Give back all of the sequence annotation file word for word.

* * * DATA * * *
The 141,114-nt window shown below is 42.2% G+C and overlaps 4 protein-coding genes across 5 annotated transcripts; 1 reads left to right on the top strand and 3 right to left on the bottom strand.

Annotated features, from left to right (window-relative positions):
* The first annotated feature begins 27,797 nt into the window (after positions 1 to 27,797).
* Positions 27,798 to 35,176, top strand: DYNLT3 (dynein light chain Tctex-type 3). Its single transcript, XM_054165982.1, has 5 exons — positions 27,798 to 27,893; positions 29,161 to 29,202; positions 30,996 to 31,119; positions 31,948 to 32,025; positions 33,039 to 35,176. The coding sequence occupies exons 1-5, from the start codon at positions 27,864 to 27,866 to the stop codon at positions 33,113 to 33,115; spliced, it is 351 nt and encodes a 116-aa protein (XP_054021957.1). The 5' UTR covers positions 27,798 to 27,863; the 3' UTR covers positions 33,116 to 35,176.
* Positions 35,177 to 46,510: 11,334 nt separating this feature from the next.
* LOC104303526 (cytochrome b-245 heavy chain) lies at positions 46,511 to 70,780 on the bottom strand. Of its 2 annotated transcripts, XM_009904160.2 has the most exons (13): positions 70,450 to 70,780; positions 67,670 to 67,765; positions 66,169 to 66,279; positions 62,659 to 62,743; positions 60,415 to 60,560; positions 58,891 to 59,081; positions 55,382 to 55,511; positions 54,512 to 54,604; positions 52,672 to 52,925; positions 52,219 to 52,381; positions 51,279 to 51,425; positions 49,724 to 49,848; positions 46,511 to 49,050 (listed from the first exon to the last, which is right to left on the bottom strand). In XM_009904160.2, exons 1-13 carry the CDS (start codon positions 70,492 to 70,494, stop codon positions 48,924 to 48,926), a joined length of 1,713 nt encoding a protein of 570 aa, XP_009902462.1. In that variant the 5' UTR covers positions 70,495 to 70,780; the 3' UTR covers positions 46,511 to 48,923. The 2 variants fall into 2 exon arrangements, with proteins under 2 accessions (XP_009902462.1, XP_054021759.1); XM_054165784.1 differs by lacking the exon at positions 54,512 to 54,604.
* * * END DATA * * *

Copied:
The 141,114-nt window shown below is 42.2% G+C and overlaps 4 protein-coding genes across 5 annotated transcripts; 1 reads left to right on the top strand and 3 right to left on the bottom strand.

Annotated features, from left to right (window-relative positions):
* The first annotated feature begins 27,797 nt into the window (after positions 1 to 27,797).
* Positions 27,798 to 35,176, top strand: DYNLT3 (dynein light chain Tctex-type 3). Its single transcript, XM_054165982.1, has 5 exons — positions 27,798 to 27,893; positions 29,161 to 29,202; positions 30,996 to 31,119; positions 31,948 to 32,025; positions 33,039 to 35,176. The coding sequence occupies exons 1-5, from the start codon at positions 27,864 to 27,866 to the stop codon at positions 33,113 to 33,115; spliced, it is 351 nt and encodes a 116-aa protein (XP_054021957.1). The 5' UTR covers positions 27,798 to 27,863; the 3' UTR covers positions 33,116 to 35,176.
* Positions 35,177 to 46,510: 11,334 nt separating this feature from the next.
* LOC104303526 (cytochrome b-245 heavy chain) lies at positions 46,511 to 70,780 on the bottom strand. Of its 2 annotated transcripts, XM_009904160.2 has the most exons (13): positions 70,450 to 70,780; positions 67,670 to 67,765; positions 66,169 to 66,279; positions 62,659 to 62,743; positions 60,415 to 60,560; positions 58,891 to 59,081; positions 55,382 to 55,511; positions 54,512 to 54,604; positions 52,672 to 52,925; positions 52,219 to 52,381; positions 51,279 to 51,425; positions 49,724 to 49,848; positions 46,511 to 49,050 (listed from the first exon to the last, which is right to left on the bottom strand). In XM_009904160.2, exons 1-13 carry the CDS (start codon positions 70,492 to 70,494, stop codon positions 48,924 to 48,926), a joined length of 1,713 nt encoding a protein of 570 aa, XP_009902462.1. In that variant the 5' UTR covers positions 70,495 to 70,780; the 3' UTR covers positions 46,511 to 48,923. The 2 variants fall into 2 exon arrangements, with proteins under 2 accessions (XP_009902462.1, XP_054021759.1); XM_054165784.1 differs by lacking the exon at positions 54,512 to 54,604.